German reunification, neutralism, nationalism: how deep the yearning?
Rainer Trampert, chairman of the ecologist Green Party, advocates West Germany's withdrawal from NATO. He would welcome neutralization of both East and West Germany.Skip to next paragraph
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Rainer Eppelmann, East Berlin pastor, advocates a common effort by the peace movements in both East and West Germany to pressure the two superpowers to pull their ''occupation'' soldiers and weapons out of German lands.
Is a longing for the purity of neutralism and the solidarity of reunification reappearing here? Is this the thin edge of a resurgent German nationalism?
''This worries me more than anything else,'' said Liberal Bundestag member Hildegard Hamm-Brucher at one point last year when she was still the West German co-chairman of the German-American committee to improve bilateral relations.
''If you begin to say that you see the two superpowers the same and you'll keep equidistant from both, this would mean in my historical opinion that we would repeat the same mistake Germany made two times in this century, in swinging (like a pendulum) between East and West.''
Dr. Hamm-Brucher detected this tendency only among ''a small sector out of the whole population.'' But she said, ''We all have to take this development seriously.''
House historian Karl-Heinz Janssen of the newspaper Die Zeit conceded the old national question is dormant rather than dead. It has, he said, the potential of being reawakened by some future international situation. But he couldn't visualize what that might be, since those in the counterculture movement who are fascinated by the German question are still only a small group, centered primarily in West Berlin.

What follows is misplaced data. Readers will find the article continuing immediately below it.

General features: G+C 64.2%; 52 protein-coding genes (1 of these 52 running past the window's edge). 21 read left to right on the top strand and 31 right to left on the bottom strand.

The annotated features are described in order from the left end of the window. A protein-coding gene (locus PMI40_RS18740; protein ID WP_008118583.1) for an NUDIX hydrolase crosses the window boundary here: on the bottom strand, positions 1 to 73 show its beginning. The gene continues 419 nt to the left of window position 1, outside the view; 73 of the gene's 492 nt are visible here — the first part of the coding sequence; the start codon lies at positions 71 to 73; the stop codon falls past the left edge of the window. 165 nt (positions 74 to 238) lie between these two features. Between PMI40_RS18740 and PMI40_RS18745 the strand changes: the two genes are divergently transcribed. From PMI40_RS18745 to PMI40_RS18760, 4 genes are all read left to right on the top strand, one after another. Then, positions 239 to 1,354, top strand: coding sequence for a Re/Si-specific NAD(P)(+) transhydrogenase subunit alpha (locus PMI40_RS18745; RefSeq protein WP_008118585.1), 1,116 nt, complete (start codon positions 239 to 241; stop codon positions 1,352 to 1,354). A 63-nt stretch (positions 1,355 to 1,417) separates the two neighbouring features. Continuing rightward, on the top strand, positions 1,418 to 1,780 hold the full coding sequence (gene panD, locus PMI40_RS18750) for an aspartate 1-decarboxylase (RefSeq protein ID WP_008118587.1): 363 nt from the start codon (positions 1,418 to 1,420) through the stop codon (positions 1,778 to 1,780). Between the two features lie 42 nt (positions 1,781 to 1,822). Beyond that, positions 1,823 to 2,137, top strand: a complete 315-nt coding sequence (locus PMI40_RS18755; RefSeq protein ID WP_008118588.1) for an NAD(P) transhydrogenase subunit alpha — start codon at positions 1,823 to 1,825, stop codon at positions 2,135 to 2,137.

Janssen specifically cautioned against an inclination by some Americans to ''throw everything into one pot'' and see pan-German neutralism behind every doubt about America's nuclear wisdom.
Concern about the possibility of just such pan-German neutralism in fact surfaced in the Carter administration at the time of differing reactions to the Soviet invasion of Afghanistan. It gained popularity in the United States last year at the time of differing reactions to Polish martial law.
West Germans, it was feared in America, might once again be succumbing to that lure of a unified, dominant Germany that had so tragically defeated liberalism in the 19th century and humanity in the 20th.
Hadn't Germany always vacillated between East and West? Hadn't an earlier Germany that also called itself democratic once made a deal at Rapallo, Italy, to help the Soviet Union rearm secretly?
Wasn't Bonn flirting with ''self-Finlandization'' and again seeking to find its lost identity by submergence in the collective feeling of German belonging? Wouldn't West Germany pay any price of subservience to the Russians if Moscow but dangled before it the bait of reunification?
On the evidence, the simple answer to the last two questions should have been ''no.'' The real world's more complicated answer, however, was a tentative ''yes.''
As Americans recoiled from detente in the wake of Afghanistan, West Germans worried about the nuclear war rhetoric of the early Reagan administration. The then out-of-power West German conservatives magnified these differences - and historical memory placed on Germans the burden of proof of innocence.
The resulting American suspicion, though triggered by the neutralist yearnings of some West German peace activists, thus said rather more about the eye of the beholder than about the behavior of the beheld. For the first time since the postwar occupation of Germany ended, influential Americans came to share the chronic French fear of some primordial German urge for reunification.